Another study from the UM-PCGP examined common genetic variation in BRCA1. Conditional logistic regression analysis and family-based association tests were performed in 323 familial prostate cancer families and early-onset prostate cancer families, which included 817 men with and without the disease, to investigate the association of single nucleotide variants (SNVs) tagging common haplotype variation in a 200-kb region surrounding and including BRCA1. Three SNVs in BRCA1 (rs1799950, rs3737559, and rs799923) were found to be associated with prostate cancer. The strongest association was observed for SNV rs1799950 (OR, 2.25; 95% CI, 1.21–4.20), which leads to a glutamine-to-arginine substitution at codon 356 (Gln356Arg) of exon 11 of BRCA1. Furthermore, SNV rs1799950 was found to contribute to the linkage signal on chromosome 17q21 originally reported by the UM-PCGP.

HOXB13

Key points

HOXB13 was the first gene found to be associated with hereditary prostate cancer. The HOXB13 G84E variant has been extensively studied because of its association with prostate cancer risk.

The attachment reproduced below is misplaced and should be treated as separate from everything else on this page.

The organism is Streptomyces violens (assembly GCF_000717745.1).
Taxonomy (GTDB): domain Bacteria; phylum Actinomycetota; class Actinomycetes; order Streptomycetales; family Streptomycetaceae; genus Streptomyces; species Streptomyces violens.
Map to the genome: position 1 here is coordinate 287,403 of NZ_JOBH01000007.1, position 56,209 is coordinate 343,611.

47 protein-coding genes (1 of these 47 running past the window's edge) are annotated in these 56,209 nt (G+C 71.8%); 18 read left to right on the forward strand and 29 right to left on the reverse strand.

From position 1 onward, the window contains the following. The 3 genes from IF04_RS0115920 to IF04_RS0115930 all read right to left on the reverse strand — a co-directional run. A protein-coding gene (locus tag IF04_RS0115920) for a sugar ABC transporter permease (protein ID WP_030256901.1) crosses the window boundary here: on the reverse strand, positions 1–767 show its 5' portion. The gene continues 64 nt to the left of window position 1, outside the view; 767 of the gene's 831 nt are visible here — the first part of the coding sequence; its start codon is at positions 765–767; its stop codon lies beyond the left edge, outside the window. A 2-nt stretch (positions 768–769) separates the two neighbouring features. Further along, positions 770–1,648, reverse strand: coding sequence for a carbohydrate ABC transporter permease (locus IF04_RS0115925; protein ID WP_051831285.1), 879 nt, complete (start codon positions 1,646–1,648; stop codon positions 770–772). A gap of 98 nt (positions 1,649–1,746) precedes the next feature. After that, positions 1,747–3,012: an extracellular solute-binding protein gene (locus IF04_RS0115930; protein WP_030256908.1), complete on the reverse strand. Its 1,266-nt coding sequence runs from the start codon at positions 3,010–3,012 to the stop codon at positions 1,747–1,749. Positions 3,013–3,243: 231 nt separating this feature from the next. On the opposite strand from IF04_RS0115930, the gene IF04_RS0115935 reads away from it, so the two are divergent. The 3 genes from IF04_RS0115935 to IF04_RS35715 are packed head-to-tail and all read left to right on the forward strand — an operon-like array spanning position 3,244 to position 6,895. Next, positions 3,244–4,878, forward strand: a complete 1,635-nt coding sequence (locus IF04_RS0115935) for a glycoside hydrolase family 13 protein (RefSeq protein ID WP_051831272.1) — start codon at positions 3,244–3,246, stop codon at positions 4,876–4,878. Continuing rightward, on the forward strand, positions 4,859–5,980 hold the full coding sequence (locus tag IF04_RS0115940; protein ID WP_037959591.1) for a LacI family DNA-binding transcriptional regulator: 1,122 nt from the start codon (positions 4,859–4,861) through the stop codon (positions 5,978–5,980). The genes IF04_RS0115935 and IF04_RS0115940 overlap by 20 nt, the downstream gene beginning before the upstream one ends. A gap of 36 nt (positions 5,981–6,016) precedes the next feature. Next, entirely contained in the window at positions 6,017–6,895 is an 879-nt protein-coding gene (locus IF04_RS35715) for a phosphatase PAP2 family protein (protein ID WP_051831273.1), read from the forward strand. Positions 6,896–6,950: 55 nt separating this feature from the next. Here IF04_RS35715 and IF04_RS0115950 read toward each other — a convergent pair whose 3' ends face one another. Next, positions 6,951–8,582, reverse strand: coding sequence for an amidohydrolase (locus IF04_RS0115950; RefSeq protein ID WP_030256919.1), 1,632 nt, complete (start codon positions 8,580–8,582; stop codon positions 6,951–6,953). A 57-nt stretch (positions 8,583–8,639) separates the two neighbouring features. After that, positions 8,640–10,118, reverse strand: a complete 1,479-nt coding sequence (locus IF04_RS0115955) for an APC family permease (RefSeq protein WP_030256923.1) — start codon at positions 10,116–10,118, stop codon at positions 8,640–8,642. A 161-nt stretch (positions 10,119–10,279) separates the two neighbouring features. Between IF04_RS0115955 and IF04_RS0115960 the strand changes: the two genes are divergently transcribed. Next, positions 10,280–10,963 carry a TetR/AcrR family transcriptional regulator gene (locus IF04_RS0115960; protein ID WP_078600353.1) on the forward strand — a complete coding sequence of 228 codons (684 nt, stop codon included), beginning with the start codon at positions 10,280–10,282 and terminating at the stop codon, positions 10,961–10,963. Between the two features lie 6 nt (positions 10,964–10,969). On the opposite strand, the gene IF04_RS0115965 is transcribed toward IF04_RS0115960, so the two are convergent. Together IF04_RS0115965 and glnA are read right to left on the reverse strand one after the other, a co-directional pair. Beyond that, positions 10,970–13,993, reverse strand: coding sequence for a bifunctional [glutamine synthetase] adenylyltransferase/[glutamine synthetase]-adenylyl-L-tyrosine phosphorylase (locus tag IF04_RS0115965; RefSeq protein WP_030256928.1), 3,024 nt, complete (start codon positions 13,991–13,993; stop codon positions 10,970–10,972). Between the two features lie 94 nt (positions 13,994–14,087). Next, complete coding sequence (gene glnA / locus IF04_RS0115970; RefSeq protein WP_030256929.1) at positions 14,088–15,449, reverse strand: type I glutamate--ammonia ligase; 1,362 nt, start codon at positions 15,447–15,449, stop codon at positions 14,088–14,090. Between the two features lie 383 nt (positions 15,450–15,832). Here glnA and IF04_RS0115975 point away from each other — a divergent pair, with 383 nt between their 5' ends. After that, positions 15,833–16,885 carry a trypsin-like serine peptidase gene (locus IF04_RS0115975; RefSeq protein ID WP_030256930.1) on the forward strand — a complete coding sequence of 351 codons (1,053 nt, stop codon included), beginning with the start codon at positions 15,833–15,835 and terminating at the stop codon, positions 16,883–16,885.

• Overall risk of prostate cancer with the G84E variant ranges from 3- to 5-fold, with a higher risk of early-onset prostate cancer with the G84E variant of up to 10-fold.
  • Penetrance for carriers of the G84E variant is an approximate 60% lifetime risk of prostate cancer by age 80 years.
  • There is no clear association of the G84E variant with aggressive prostate cancer or other cancers.
  • Preliminary studies suggest additional variants in HOXB13 may be relevant for prostate cancer risk in diverse populations.

Background

Linkage to 17q21-22 was initially reported by the UM-PCGP from 175 pedigrees of families with hereditary prostate cancer. Fine-mapping of this region provided strong evidence of linkage (LOD score, 5.49) and a narrow candidate interval (15.5 Mb) for a putative susceptibility gene among 147 families with four or more affected men and average age at diagnosis of 65 years or younger. The exons of 200 genes in the 17q21-22 region were sequenced in DNA from 94 unrelated patients from hereditary prostate cancer families (from the UM-PCGP and Johns Hopkins University). Probands from four families were discovered to have a recurrent pathogenic variant (G84E) in HOXB13, and 18 men with prostate cancer from these four families carried the pathogenic variant. The pathogenic variant status was determined in 5,083 additional cases and 2,662 controls. Carrier frequencies and ORs for prostate cancer risk were as follows:

  • Men with a positive family history of prostate cancer, 2.2% versus negative, 0.8% (OR, 2.8; 95% CI, 1.6–5.1; P = 1.2 × 10-4).